How we configure our Azure DevOps build and release pipelines

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When you build software for the cloud, you want to release often. This is why you want to configure a good Azure DevOps pipeline.

Azure DevOps provides multiple starter templates for configuring your build and release pipelines, but most of the times those do not completely satisfy your needs. Especially when you need to deploy to a DTAP environment. I will show a fully functional template step-by-step, based on the bare minimal ‘Starter Template’ that Azure DevOps provides. At the end of this blogpost, you will find a link to the sample templates.

The pipeline is stored in git

Previously the build and release pipelines lived in Azure DevOps and were not linked to any version of the software, which gave problems when you needed to build or release an old version of the code. Fortunately this is changed! The pipeline can now be stored in git to enable it to grow with development.

I always create two folders in the root of my repo:

  • .azure: in this folder, the ARM template and other files related to it are stored.
  • .azuredevops: this folder contains the build and release pipeline.

The pipeline we use to build and release

The picture below shows the changes I made to the starter template. Below the picture I describe and explain the changes.

To make the pipeline short and clear, I hardcoded variables and removed the build and test-parts. Normally we use variables to support our naming conventions. But that can be a blogpost on its own.

The build- and release pipeline

 

Step 1: Introduce stages and jobs

In the first block, I wrapped the normal build template in a Build Stage. That allows me to add release stages later on.

Step 2: Add ARM template validation to the build

I don’t want surprises while releasing the Azure, so I validate the ARM template during the build. To validate the ARM template, set the deployment-mode to Validation. When variables need to be passed to the template, you can pass ‘dummy’ values to the override parameters.

After the validation is finished, the template is copied to the artifact staging directory.

One thing to note here is the azure subscription (here: azureSubscription: “<spn4Test>”). This is the name of the service connection as configured in Azure DevOps under Project Settings -> Pipelines -> Service Connections and serves as the credentials used to release to Azure.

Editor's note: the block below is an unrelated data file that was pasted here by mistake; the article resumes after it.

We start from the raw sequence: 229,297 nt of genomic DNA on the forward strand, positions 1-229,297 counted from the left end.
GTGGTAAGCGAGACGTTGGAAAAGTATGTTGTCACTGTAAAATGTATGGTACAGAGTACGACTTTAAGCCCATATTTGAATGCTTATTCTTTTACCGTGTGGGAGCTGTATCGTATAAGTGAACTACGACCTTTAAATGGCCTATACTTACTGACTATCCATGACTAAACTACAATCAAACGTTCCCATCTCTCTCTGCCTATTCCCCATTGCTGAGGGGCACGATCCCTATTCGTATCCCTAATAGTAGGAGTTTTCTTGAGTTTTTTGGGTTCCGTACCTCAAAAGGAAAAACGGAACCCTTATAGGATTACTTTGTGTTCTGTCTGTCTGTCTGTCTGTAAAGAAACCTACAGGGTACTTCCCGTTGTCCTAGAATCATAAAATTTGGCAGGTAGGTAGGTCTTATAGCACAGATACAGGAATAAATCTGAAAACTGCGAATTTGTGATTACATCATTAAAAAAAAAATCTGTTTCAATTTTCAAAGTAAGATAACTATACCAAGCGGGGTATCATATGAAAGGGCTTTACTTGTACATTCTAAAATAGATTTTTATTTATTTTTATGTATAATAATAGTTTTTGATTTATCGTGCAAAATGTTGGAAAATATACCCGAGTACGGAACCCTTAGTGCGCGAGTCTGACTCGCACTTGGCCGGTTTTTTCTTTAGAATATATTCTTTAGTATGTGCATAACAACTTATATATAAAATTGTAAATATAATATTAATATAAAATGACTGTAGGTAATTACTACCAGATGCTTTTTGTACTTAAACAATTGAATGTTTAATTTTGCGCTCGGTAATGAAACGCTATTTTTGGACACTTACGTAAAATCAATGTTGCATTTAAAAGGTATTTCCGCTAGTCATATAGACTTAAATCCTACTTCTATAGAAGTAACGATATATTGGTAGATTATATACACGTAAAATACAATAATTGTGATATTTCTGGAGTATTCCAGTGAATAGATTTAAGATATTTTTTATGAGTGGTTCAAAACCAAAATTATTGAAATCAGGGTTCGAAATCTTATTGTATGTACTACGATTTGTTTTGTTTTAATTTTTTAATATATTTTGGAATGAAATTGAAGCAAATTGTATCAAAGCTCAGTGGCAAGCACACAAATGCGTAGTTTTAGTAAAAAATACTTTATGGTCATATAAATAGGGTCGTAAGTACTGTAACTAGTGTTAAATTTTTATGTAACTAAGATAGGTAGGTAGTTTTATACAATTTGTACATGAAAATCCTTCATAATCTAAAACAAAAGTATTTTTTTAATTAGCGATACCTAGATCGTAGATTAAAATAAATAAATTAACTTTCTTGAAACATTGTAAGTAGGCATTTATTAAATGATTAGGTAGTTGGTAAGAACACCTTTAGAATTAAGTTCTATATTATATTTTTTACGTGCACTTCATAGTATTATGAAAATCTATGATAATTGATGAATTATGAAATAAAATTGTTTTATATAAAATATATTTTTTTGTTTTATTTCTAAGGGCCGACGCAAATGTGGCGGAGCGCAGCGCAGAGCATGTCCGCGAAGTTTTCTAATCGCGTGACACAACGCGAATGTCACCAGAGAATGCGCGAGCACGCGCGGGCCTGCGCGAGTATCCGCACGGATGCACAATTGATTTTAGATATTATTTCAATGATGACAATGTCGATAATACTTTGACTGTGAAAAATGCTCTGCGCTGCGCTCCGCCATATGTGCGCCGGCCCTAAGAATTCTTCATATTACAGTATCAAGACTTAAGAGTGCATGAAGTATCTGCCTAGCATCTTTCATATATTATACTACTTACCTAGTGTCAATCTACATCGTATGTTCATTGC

Step 3: Add the release stages

We can now add the first deployment stage at the end of the file. As the release stages will only differ in variables, we will introduce a deploy template for the release. I will describe the template next. 

The deployment-stage contains the following elements that require some explanation

  • condition: only when this condition is true, the deployment is executed. So if the build is triggered by a pull request, the release is not executed since the branch-name does not match ‘master’.
  • dependsOn: defines the preceding stage. If the condition states succeeded, that stage should have a success-outcome.
  • variables: you can link here a variable group defined in the Azure DevOps library. These variables can be referenced as $(variable-name), either here or in the deploy-template.

Step 4: Add deploy.yml to git

I have provided a very simple deploy.yml, but it can get as complex as you need. I first create, based on the values of the parameters, some variables that I can use later on.

Variables in the pipeline require some special attention:

  • Variables defined in azure-pipelines.yml are available here. That can be confusing. Especially when they have the same name as the parameters.
  • Don’t mess up with parameters and variables:
    • Parameters are referenced with ${{parameters.parameter-name}}
    • Variables are referenced as $(variable-name)

When the environment is set in the release stage, you can configure release approval. More details below in step 5.

The deploy template

Step 5: Configure release approvals

When you configure an Azure DevOps build and release pipeline that deploys to a production environment you want to add some gates. To accomplish this, I set the environment in the pipeline (here at line 20: environment: “${{parameters.environmentLong}}”).

After the first run, the environment is created automatically in Azure DevOps.

You can also manually create in Azure DevOps. Go to the Environments tab under Pipelines in Azure DevOps and create a new Environment.

The approvals can be set once the Environment is created. Go to the Environments tab under Pipelines in Azure DevOps, select the environment you just created. Press the dots, select ‘Approvals and checks’ and select ‘Approvals’.

Approvals and checks

Add Approvals

Configure the approval

Configure Approvals

I have now configured a nice Azure DevOps build and release pipeline that can grow with my development. By storing the pipeline in git, I have full version control on the pipeline and can introduce changes to it at the moment they are needed.

These templates can be found on GitHub.